Scottish Longitudinal Study
Development & Support Unit

Current Projects

Project Title:

Equality, inequality and health in Scotland

Project Number:



Andrew Millard (Scottish Public Health Observatory)
Gerry McCartney (Scottish Public Health Observatory)

Start Date:

Approved on 19-06-2012


Research question:

Is the inequality in health outcomes by social class the same when stratified by protected characteristics* as it is across the whole population?


From 1991-2010
Compare health outcomes by social class stratified by:

  • Age group at 1991 (0-14, 15-24, 25-34, 35-44, 45-54, 55-64)
  • Sex
  • ethnicity
  • disability (although subject to reverse causation)
  • religion/belief (practising and raised religion assessed at 2001, aged 0-74)

Calculate, by stratum, age-standardised (not for agegroup) all-cause hospital discharge rates, bed days per 100,000 person years and mortality rates.

Triangulate, using for each stratum, mean levels of General Health at 2001 predicted by SES at 1991, and Cox’s Proportional Hazards for death.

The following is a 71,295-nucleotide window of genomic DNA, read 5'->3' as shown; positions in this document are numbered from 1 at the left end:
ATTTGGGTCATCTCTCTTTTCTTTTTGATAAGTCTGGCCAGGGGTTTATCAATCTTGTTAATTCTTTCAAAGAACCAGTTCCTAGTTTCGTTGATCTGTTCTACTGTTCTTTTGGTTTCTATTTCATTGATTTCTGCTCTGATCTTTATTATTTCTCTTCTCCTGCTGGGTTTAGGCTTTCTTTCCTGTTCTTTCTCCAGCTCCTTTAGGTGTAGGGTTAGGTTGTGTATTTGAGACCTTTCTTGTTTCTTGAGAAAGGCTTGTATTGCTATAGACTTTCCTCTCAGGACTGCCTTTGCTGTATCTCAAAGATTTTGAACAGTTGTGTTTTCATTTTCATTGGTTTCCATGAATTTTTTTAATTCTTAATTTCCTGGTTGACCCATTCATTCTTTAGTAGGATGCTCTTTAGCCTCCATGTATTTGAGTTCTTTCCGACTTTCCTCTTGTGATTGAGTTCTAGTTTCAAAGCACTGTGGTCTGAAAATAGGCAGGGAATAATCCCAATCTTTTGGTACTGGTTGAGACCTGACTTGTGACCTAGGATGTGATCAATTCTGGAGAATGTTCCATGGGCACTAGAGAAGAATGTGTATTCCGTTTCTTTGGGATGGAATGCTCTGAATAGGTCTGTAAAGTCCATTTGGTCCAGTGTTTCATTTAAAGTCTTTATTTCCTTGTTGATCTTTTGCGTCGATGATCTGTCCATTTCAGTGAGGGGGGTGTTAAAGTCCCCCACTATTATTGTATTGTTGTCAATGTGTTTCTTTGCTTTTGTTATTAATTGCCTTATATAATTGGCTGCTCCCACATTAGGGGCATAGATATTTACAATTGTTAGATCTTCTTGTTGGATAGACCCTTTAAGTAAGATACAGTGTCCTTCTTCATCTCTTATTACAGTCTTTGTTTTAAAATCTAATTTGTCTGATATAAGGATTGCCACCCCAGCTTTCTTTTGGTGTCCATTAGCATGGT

The ‘Equally Well’ report1 from the Scottish Government took note of how socio-economic factors and low income interact with the protected characteristics and health behaviours to produce health inequalities. Although a number of previous reports2-12 have discussed an increase in health inequalities, there is little systematic work from the UK examining the potential interaction between individual protected characteristics (as defined under the Equality Act 2010) and socio-economic status in determining health outcomes. The Marmot review13 postdates ‘Equally Well’ and considers protected characteristics under the heading of ‘the social determinants of health’. Marmot describes a model14 where material circumstances (residential area, social support, health-related behaviours) are influenced by socio-economic position which (Marmot says) ‘itself is influenced by individual characteristics’. Thus there is a theoretical justification for looking at the interaction. There has been some work in the UK on SES and ethnicity,15,16 suggesting that socioeconomic effects should be shown when analyzing differences in health between protected characteristics.17 One aspect of that would be looking for the interaction between them. In the USA, detailed studies of specific conditions have traced connections between class, ethnicity, and health risks. Krieger and colleagues18 showed different trends in premature mortality by income quintile from 1960 to 2001 in white groups and people of colour. To improve knowledge of these issues in Scotland, the study aims to quantify how health outcomes vary by protected characteristics and to ascertain any interaction between social class and equality group in determining health outcomes.